Fellowship programme brings on the next generation of STFC researchers

11 July 2017

A new cohort of post-doctoral fellows have joined the teams across STFC departments thanks to the Rutherford International Fellowship Programme (RIFP).

RIFP is an EU-funded programme which provides two-year fellowships for the brightest and best early-career researchers to work alongside STFC scientists and within STFC facilities across the UK.

Twelve RIFP fellows have been appointed this year, with details of their projects below. They will all take up their posts in STFC over the next few months and their work will vary from exploration of new technologies for particle accelerators through to using neutrons to study archaeological objects; and from studies of intergalactic dust through to investigation of plasma wave turbulence in the Earth’s magnetosphere.

Dr Philip King from STFC’s ISIS neutron and muon research facility and the co-ordinator of the RIFP programme, said: “The research topics of the new wave of RIFP fellows span STFC departments and facilities, and their work will cover a very diverse range of subject areas. It is exciting that we can attract excellent early-career researchers, who gain a unique training experience whilst contributing to STFC’s science and technology programmes.”

There will soon be a final call for fellowship applications under the current EU grant when a further 11 fellowships will be available (the deadline for applications for this will be 29 September 2017). The RIFP programme, funded under a five-year Marie-Sklodowska Curie COFUND grant to STFC (worth €2.54M), will provide 36 post-doctoral fellowships over a five-year period.

Case study: Jacob Linacre

Jacob Linacre at his computer

Jacob Linacre
(Credit: STFC)

Jacob has come from Fermilab, the US particle physics and accelerator laboratory, where he has been studying the fundamental properties of the universe which are revealed through CERN experiments.

His experience includes working on the CDF experiment at the Tevatron and more recently on the CMS experiment at CERN.

His project involves studying the behaviour of the top quark, the heaviest fundamental particle in the current standard particle physics model. He now has an opportunity to continue his research career based at the Rutherford Appleton Laboratory in the particle physics department (PPD).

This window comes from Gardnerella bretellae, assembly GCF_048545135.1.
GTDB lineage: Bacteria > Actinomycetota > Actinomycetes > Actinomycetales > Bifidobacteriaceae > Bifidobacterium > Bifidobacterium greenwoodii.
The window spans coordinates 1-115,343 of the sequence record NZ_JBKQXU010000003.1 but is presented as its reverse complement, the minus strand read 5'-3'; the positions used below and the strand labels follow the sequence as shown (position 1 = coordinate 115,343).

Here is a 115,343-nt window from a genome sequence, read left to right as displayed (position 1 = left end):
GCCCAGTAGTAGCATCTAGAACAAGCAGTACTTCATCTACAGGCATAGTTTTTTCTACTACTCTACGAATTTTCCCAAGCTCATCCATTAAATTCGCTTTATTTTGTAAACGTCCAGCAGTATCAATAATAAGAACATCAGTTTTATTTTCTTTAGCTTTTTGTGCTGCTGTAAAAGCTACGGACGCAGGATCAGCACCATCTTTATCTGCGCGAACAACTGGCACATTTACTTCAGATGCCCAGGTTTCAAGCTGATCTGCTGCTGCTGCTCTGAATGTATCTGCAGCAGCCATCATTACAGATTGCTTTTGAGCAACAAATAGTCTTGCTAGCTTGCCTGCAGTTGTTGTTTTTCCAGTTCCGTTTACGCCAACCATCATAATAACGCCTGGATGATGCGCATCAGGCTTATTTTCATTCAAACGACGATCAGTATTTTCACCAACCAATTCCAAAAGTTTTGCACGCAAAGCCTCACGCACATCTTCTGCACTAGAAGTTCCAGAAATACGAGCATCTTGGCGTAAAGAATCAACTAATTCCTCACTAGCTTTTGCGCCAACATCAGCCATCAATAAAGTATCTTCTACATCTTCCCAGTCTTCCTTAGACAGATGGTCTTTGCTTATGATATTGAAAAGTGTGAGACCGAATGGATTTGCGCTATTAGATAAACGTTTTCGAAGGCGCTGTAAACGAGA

Jacob said: “It's exciting to join a laboratory that is central to the UK science programme, working with the STFC experts here will expand my horizons both in the realm of my current research interests and in developing new technologies for future research.”


Case study: Ashley Hughes

Ashley Hughes stoof in a lab with equipment

Ashley Hughes
(Credit: STFC)

Ashley is a biochemist who previously studied for his PhD at Diamond Light Source, which looked at developing the techniques used for the analysis of protein. His research took him to the University of Gothenburg where he studied proteins in the infrared, using time-resolved X-ray solution scattering.

Now, under the RIFP, Ashley is returning to Diamond to use the B23 circular dichroism beamline. He looks to develop a time-resolved pump-probe circular dichroism to study the secondary structural changes in proteins after a perturbation through a laser pulse.

Ashley explained why he wanted to return to Diamond for the fellowship: “The equipment makes the experiment possible, the only other ways of doing this involve high powered lasers in specialist labs – this opens up the facility I’m building to a wide range of academics.”


Case study: Charilaos Kourogiorgas

Close up of Charilaos Kourogiorgas

Charilaos Kourogiorgas
(Credit: STFC)

Charilaos is also joining one of the teams on the Harwell Campus as part of the programme, as he hopes to utilise the high quality radio propagation and meteorological data of STFC’s RAL Space.

Charilaos is working on advanced radio propagation modelling for high throughput satellite systems – modelling the radio channel for Ka- and Q/V- band Earth-space links. He will make use of the data coming from the RAL Space beacon receivers located at the Harwell Campus and Chilbolton, as well as the data coming from the meteorological instruments located at Chilbolton.

Speaking about why he signed up for the programme, Charilaos said: “STFC has several years of experience on the topic of my research project. Moreover, it has a unique and very large database for the propagation studies including not only the required radio channel measurements but also a very large meteorological database.

“Finally, the working environment and working conditions in STFC aid researchers to advance further their career.”


This project has received funding from the European Union’s Horizon 2020 research and innovation programme under the Marie SkÅ‚odowska-Curie grant agreement No 665593 awarded to the Science and Technology Facilities Council.

More information on last year’s cohort.

Particle Physics Department.

Diamond Light Source.

RAL Space.

Science and Technology Facilities Council Switchboard: 01793 442000